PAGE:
Experience - City trips, leisure parks, sport and a cool Kölsch
Travellers can take part in guided city tours or explore the streets and buildings under their own steam. They will discover countless shopping facilities and a number of good restaurants, in which they can enjoy local and international dishes in a pleasant atmosphere. People often have a pils, either an Altbier (top-fermented dark beer) or a Kölsch (warm fermented beer), to their meal. In the evening, you can party in one of the many bars and clubs in the big cities until the early morning hours. North Rhine-Westphalia has a lot to offer for families, for example the theme parks Phantasialand in Brühl and the Movie Park Germany in Bottrop, the amusement park Wunderland Kalkar and the leisure park Schloss Beck. The Largest Fair on the Rhine in Düsseldorf attracts millions of visitors every year. Holidaymakers who are interested in cultural events like musicals, concerts or the theatre as well as in sports events (especially football) will not go short either. There is a variety of arenas, stadiums and theatres, which cater for all tastes. Sport, culture and art generally play a major role in North Rhine-Westphalia. Travellers find relaxation in the open countryside or in one of the many spa and health facilities.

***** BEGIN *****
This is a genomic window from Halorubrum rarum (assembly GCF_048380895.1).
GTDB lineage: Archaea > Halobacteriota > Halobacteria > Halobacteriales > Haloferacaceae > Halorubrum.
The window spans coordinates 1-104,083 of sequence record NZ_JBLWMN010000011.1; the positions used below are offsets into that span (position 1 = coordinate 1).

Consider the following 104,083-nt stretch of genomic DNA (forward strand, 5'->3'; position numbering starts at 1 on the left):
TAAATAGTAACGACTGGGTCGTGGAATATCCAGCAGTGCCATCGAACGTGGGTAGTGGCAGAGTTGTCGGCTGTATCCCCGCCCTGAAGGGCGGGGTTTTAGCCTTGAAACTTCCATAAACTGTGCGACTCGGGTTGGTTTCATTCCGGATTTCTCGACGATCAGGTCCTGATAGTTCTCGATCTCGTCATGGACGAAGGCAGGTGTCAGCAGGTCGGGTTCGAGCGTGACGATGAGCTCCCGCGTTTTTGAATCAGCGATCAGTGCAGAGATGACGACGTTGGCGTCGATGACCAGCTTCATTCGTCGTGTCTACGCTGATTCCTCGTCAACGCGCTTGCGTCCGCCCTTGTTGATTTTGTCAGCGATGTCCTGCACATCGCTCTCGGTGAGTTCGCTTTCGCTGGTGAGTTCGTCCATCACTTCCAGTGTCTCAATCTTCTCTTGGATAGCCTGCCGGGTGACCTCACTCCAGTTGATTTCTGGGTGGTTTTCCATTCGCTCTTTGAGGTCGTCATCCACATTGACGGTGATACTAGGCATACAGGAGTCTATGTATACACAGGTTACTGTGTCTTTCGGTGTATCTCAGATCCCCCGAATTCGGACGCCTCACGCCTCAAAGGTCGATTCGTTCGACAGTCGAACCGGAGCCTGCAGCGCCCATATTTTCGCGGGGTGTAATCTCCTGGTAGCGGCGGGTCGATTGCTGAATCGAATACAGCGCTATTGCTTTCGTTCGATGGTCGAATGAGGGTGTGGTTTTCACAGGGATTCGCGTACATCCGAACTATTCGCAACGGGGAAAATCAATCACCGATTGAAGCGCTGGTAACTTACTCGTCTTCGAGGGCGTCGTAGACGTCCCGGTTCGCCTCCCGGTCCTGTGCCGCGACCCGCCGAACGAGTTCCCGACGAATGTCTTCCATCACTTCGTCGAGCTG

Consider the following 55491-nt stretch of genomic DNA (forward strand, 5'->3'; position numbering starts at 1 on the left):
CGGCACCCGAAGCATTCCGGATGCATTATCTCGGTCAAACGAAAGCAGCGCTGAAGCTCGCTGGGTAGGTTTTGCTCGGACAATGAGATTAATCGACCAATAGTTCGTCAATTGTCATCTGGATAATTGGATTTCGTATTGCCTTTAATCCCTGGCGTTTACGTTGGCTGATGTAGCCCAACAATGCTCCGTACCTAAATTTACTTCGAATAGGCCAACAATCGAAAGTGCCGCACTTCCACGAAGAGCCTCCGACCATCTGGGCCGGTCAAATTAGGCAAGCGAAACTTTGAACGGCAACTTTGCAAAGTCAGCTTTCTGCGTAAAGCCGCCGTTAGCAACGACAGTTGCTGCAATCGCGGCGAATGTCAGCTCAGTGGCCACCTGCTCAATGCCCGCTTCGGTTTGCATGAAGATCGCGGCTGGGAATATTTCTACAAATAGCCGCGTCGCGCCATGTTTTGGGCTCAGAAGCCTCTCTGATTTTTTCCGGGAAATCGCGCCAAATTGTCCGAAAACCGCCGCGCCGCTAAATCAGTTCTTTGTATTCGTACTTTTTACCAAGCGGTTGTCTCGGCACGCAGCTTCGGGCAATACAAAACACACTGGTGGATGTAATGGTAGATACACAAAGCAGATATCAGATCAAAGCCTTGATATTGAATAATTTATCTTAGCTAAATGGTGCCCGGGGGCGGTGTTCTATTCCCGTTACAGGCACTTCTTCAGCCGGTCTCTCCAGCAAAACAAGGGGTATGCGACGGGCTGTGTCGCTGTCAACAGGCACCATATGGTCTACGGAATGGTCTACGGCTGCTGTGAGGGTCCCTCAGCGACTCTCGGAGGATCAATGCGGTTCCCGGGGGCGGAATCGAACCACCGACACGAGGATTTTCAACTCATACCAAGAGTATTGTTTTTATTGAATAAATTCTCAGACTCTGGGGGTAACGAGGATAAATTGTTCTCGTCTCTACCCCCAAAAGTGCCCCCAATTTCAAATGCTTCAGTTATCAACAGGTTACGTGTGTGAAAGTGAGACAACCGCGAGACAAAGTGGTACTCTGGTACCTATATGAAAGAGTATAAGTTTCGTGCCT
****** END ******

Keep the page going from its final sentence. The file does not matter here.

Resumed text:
Activities - Leisure activities at every time of the year
Active holidaymakers will never get bored in North Rhine-Westphalia. Besides the 7,000 kilometres of signposted long-distance cycling routes, there is a wide range of hiking trails. The Rothaarstieg (154 km) over the ridge of the Rothaar Mountains is particularly popular. The rivers and lakes are excellently suited for water sports such as surfing, sailing, water skiing, diving, canoeing and kayaking. If you are looking for a rush of adrenaline, you can go climbing in a climbing gym, a high rope course or a former stone pit. Horse lovers get their money's worth too. The Rothaar Mountains are one of the most popular winter sport regions north of the Alps. Their main tourist destination is the town of Winterberg. If you do not want to wait until it is winter, North Rhine-Westphalia has two indoor ski centres in which you can do winter sports at any time of the year and in any weather.
North Rhine-Westphalia is one of the safest German states. Among all the German cities with over 200,000 inhabitants, twelve of the state's big cities have the lowest level of crime in the whole of the country. Number one is Wuppertal, followed by Bielefeld (2), Mönchengladbach (4), Essen (5), Gelsenkirchen (6) and Aachen (10).
North Rhine-Westphalia offers numerous opportunities to be active, travel cities, learn about culture and take a break from everyday life. Shopping, party, sports, culture and art are as important here as outdoor entertainment or relaxation.